Bosses at an amateur football club have expressed their frustration after plans for a new ground in Bury will not be heard as quickly as they want as players struggles to cope with its facilities.

Wyresdale Football Club, which was established 125 years ago, is currently based off Inverbeg Drive in Breightmet, Bolton.

But the club is hoping to move to a new ground less than a mile away on land at Radcliffe Moor Road in Bury.

The club, which has three adult teams, has struck a deal with developer Westchurch Homes, which will see their old ground in Bolton used for affordable housing in exchange for them moving to a new site.

An application for 94 new houses on the land at Inverbeg Drive, which was submitted by Westchurch Homes, is due to be heard by Bolton Council at its next planning committee meeting on Thursday.

The club was hoping its plans for a new ground in Bury would be heard this month too.

The new ground will have four new pitches, a new club house, changing facilities and a car park.

But on Wednesday, June 15, the club and developers were told that despite the application being under review since October 2021, a lack of resource in the planning department and a failure to fully engage earlier in the process means the application won’t be heard this month.

This is despite a huge amount of technical information that was provided as part of the application, the club has said.

It has blamed "red tape delays" on the application not being decided earlier.

Wyresdale AFC chairman Stan Crawford said: “This really is a setback. The club is struggling with our current ground which has just two pitches, both of which are unplayable in winter due to extreme waterlogging.

“Our first team hires a pitch elsewhere to play and this plan to move to a new ground is vital to the future of our club.

“Westchurch Homes are building us a new ground with four properly drained pitches that will be playable all year round, a club house and changing facilities which will allow us to offer juniors a chance to play again and expand the club.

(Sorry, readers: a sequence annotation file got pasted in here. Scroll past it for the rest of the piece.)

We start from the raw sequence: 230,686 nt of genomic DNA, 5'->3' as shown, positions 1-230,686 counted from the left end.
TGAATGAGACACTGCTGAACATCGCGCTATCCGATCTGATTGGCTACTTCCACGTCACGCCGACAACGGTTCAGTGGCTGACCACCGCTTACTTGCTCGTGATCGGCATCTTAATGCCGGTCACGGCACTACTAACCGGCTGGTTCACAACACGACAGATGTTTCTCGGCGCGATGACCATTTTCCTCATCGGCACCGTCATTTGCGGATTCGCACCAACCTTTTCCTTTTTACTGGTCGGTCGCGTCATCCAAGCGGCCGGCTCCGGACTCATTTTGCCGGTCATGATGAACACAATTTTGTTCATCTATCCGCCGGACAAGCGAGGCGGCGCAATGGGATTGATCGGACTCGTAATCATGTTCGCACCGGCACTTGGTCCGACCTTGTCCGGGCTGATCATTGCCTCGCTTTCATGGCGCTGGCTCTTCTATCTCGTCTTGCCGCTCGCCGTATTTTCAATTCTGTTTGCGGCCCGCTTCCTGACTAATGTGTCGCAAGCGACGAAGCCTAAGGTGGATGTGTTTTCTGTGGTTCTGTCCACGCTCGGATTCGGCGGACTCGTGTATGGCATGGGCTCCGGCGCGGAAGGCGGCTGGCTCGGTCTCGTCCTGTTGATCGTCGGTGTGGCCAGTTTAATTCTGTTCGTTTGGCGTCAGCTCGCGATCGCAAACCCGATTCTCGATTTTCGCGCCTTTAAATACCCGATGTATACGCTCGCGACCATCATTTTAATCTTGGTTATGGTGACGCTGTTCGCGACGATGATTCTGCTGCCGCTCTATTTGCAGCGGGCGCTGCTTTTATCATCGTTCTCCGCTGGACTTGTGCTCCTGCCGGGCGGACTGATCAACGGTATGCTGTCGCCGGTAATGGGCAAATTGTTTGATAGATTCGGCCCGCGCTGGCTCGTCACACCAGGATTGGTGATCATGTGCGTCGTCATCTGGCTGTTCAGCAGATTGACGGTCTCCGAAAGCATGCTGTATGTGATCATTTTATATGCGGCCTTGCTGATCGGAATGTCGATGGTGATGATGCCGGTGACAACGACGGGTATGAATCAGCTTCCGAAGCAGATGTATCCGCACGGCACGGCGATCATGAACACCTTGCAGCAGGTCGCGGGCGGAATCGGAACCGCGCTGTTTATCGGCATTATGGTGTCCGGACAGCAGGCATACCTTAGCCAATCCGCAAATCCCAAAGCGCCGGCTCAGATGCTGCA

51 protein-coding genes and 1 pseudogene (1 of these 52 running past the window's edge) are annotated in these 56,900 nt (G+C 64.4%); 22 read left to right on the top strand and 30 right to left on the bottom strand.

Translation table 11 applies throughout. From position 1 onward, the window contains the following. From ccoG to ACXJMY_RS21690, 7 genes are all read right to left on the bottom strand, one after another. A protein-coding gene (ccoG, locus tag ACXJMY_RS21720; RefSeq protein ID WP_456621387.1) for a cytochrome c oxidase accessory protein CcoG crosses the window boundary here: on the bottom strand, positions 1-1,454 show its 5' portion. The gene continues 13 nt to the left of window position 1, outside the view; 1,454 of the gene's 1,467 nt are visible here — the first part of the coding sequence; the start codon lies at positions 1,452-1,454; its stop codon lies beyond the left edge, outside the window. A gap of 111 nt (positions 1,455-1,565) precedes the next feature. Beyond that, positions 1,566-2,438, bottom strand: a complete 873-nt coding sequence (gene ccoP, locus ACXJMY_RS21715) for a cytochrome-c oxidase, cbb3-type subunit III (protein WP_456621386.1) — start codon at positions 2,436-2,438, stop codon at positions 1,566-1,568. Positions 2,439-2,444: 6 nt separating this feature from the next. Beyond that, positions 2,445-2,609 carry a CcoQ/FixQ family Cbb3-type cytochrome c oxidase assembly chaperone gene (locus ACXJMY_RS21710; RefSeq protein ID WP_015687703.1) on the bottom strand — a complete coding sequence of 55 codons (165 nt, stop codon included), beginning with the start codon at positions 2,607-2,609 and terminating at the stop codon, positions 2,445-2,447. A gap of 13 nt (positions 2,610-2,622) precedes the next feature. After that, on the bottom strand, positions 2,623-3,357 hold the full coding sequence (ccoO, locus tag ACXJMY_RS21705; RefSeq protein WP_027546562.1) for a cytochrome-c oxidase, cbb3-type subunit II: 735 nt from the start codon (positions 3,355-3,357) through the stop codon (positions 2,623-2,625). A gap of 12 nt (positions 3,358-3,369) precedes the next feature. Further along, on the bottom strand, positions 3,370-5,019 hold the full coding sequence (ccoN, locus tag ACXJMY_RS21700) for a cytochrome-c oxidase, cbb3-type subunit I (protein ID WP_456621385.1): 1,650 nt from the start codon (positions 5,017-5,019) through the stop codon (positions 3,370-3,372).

“Over the years, we have been a thriving club with six teams our clubhouse was centre of the local community hosting wedding receptions, christenings, and many community events, but the poor facilities have now made things almost impossible.”

He added: “We were hoping that the application would be heard in June so we could get on with the new ground and hopefully get some of the next season played at our new home.

“Now we are told there is more red tape we need to battle through. It’s heartbreaking.”

The club says there are strict rules about getting their new ground up and running before the old ground can be released.

Paul Sinclair, technical director at Westchurch Homes, said: “It is incredibly frustrating for both us and for the football club.

“Our proposals were submitted to Bury Council in October last year and we are now at a critical point whereby an approval after June may now mean the football pitches will not be ready the start of the club’s 23/24 season.

“This also has a huge impact on the residential development on Inverbeg Drive which is set to be delivered in partnership with registered provider Bolton at Home.

“A later start on site puts a risk on the deliverability of the housing development which is supported by Homes England under their current Affordable Homes Programme and requires homes to be complete by March 2026.”

Paul added: The new facility will provide millions of pounds of investment into the local economy.

“Bury has a chronic undersupply of playing pitches and the resistance we are being met with feels very much like the Council don’t want the scheme to come forward.

“We have tried to discuss the details and importance of this scheme with senior leaders of the council at various points of the application, but just had no engagement.”

Bury Council said it is following standard protocol.

A Bury Council spokesperson said “The reason the application will not be heard in June is due to part of the application containing insufficient information and the applicant is required to submit more details for consideration, relating to hydrology and ecology issues. 

"This is a normal and essential part of the planning application process.

“This is not ‘red tape’ from the council’s side but is part of the normal information that is needed as part of the planning application process.”